Serena meltdown could have been avoided: Tiley
AUSTRALIAN Open tournament director Craig Tiley has called on tennis authorities to urgently address coaching rules to avoid a repeat of Serena Williams' US Open meltdown.
Reacting to the Women's Tennis Association's demand for equal treatment of all tennis players and for coaching to be allowed across the sport in the aftermath of the women's US Open final, Tiley said uniformity was required.
"It (Williams' clash with chair umpire Carlos Ramos) all centred around coaching," Tiley said.
"I think the sport really has to get itself sorted out with what it does on coaching.
"Are we going to have coaching, are we not going to have coaching and what's it going to look like?'
"The sport needs to get together and really sort that out and then I think once that's sorted out, you don't have the issue that you had in the finals."
Williams was given three code violations by Ramos in a 6-2 6-4 loss to Naomi Osaka, prompting claims women players are treated differently to their male counterparts.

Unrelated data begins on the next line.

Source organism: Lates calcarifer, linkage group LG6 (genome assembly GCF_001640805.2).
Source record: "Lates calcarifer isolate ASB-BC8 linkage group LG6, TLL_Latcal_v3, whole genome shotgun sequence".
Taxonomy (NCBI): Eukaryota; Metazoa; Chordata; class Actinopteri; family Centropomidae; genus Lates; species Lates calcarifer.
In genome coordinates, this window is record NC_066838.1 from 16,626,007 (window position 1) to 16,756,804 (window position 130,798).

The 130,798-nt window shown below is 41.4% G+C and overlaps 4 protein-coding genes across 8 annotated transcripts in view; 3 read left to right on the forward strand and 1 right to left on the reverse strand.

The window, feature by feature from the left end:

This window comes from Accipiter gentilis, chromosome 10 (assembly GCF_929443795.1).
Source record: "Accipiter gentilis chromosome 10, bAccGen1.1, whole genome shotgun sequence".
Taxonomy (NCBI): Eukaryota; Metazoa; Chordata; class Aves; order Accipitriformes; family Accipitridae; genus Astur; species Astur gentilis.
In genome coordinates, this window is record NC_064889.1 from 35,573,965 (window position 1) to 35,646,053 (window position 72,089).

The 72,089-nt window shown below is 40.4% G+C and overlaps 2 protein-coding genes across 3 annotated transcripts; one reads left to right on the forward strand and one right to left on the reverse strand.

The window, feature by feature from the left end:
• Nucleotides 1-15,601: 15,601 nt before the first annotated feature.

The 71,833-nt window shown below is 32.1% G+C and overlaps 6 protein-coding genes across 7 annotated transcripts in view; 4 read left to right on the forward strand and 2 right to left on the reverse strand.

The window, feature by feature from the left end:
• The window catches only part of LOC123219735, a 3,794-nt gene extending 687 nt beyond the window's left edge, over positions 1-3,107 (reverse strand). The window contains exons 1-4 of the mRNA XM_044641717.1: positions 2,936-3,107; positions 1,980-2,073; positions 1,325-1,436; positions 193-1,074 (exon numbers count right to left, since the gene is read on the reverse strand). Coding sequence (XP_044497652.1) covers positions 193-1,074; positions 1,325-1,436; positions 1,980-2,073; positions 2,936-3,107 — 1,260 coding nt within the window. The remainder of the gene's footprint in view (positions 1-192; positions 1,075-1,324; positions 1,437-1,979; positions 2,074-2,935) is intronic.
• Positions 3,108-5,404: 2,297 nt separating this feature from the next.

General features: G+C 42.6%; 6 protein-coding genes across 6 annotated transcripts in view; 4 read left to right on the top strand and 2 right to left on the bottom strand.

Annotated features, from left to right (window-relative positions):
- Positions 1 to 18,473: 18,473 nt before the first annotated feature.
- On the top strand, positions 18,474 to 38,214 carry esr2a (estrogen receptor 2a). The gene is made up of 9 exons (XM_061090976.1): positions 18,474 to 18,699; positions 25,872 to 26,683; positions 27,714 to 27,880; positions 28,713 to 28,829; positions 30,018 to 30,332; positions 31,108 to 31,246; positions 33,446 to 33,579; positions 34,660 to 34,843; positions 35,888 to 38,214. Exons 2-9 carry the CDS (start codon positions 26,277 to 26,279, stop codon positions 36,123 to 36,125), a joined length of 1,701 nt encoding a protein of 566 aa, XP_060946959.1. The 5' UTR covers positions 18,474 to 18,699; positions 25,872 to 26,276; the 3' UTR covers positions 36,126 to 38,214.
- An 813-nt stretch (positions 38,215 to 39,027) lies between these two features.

Tiley pointed to the Australian Open's record of gender equality as evidence of neutrality as the WTA fanned claims of sexism.
"The WTA believes that there should be no difference in the standards of tolerance provided to the emotions expressed by men v women and is committed to working with the sport to ensure that all players are treated the same. We do not believe that this was done last night," CEO Steve Simon said.
Williams received three separate penalties from Ramos - a warning, the loss of a point and then a game - in a fractious match.
The first violation given to Williams was for coaching, which isn't allowed on the men's tour or in main draw major matches but is permitted on the women's tour except in grand slam main draws.
The Australian and US Open have trialled coaching in qualifying - innovations Thanasi Kokkinakis says he is unlikely to fully embrace.
Williams' coach Patrick Mouratoglou admitted coaching throughout the US Open final.
Simon believes the practice is so widespread the sport would be best off legalising it.
"We also think the issue of coaching needs to be addressed and should be allowed across the sport," he said.
"The WTA supports coaching through its on-court coaching rule but further review is needed."
Tennis Australia has joined forces for technology giant Infosys ahead of January's Australian Open.
The company will provide players and fans with statistics, data and analysis at the first grand slam of the season.